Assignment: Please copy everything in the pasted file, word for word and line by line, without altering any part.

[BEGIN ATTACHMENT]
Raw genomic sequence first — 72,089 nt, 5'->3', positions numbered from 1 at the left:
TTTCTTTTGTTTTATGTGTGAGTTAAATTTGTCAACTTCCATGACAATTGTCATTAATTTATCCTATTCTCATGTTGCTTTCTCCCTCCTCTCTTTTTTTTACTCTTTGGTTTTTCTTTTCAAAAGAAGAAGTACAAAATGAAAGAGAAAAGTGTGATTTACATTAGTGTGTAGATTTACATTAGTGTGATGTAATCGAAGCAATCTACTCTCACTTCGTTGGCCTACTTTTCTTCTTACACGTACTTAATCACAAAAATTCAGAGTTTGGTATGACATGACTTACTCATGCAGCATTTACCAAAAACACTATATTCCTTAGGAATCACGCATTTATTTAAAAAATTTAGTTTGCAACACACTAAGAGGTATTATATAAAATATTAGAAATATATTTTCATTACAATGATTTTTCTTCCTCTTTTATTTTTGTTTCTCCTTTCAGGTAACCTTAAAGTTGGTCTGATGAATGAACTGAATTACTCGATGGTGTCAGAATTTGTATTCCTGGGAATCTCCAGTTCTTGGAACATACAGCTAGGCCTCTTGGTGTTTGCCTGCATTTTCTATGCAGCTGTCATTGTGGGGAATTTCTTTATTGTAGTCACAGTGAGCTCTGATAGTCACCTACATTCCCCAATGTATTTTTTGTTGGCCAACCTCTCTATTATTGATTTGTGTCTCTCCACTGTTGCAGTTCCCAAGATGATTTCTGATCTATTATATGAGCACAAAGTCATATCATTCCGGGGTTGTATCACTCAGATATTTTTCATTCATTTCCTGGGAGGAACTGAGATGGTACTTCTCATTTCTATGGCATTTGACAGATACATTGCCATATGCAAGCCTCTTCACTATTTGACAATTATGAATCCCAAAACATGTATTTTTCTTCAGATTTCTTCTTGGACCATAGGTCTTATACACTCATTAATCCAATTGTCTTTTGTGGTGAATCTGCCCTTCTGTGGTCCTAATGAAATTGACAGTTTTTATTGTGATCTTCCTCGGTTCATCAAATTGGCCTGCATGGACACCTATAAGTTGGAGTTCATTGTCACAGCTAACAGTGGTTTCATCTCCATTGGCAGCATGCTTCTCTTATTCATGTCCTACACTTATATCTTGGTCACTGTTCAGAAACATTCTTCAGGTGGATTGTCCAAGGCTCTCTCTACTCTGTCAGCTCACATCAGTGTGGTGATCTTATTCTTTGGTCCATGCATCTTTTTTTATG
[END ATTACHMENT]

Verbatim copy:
Raw genomic sequence first — 72,089 nt, 5'->3', positions numbered from 1 at the left:
TTTCTTTTGTTTTATGTGTGAGTTAAATTTGTCAACTTCCATGACAATTGTCATTAATTTATCCTATTCTCATGTTGCTTTCTCCCTCCTCTCTTTTTTTTACTCTTTGGTTTTTCTTTTCAAAAGAAGAAGTACAAAATGAAAGAGAAAAGTGTGATTTACATTAGTGTGTAGATTTACATTAGTGTGATGTAATCGAAGCAATCTACTCTCACTTCGTTGGCCTACTTTTCTTCTTACACGTACTTAATCACAAAAATTCAGAGTTTGGTATGACATGACTTACTCATGCAGCATTTACCAAAAACACTATATTCCTTAGGAATCACGCATTTATTTAAAAAATTTAGTTTGCAACACACTAAGAGGTATTATATAAAATATTAGAAATATATTTTCATTACAATGATTTTTCTTCCTCTTTTATTTTTGTTTCTCCTTTCAGGTAACCTTAAAGTTGGTCTGATGAATGAACTGAATTACTCGATGGTGTCAGAATTTGTATTCCTGGGAATCTCCAGTTCTTGGAACATACAGCTAGGCCTCTTGGTGTTTGCCTGCATTTTCTATGCAGCTGTCATTGTGGGGAATTTCTTTATTGTAGTCACAGTGAGCTCTGATAGTCACCTACATTCCCCAATGTATTTTTTGTTGGCCAACCTCTCTATTATTGATTTGTGTCTCTCCACTGTTGCAGTTCCCAAGATGATTTCTGATCTATTATATGAGCACAAAGTCATATCATTCCGGGGTTGTATCACTCAGATATTTTTCATTCATTTCCTGGGAGGAACTGAGATGGTACTTCTCATTTCTATGGCATTTGACAGATACATTGCCATATGCAAGCCTCTTCACTATTTGACAATTATGAATCCCAAAACATGTATTTTTCTTCAGATTTCTTCTTGGACCATAGGTCTTATACACTCATTAATCCAATTGTCTTTTGTGGTGAATCTGCCCTTCTGTGGTCCTAATGAAATTGACAGTTTTTATTGTGATCTTCCTCGGTTCATCAAATTGGCCTGCATGGACACCTATAAGTTGGAGTTCATTGTCACAGCTAACAGTGGTTTCATCTCCATTGGCAGCATGCTTCTCTTATTCATGTCCTACACTTATATCTTGGTCACTGTTCAGAAACATTCTTCAGGTGGATTGTCCAAGGCTCTCTCTACTCTGTCAGCTCACATCAGTGTGGTGATCTTATTCTTTGGTCCATGCATCTTTTTTTATG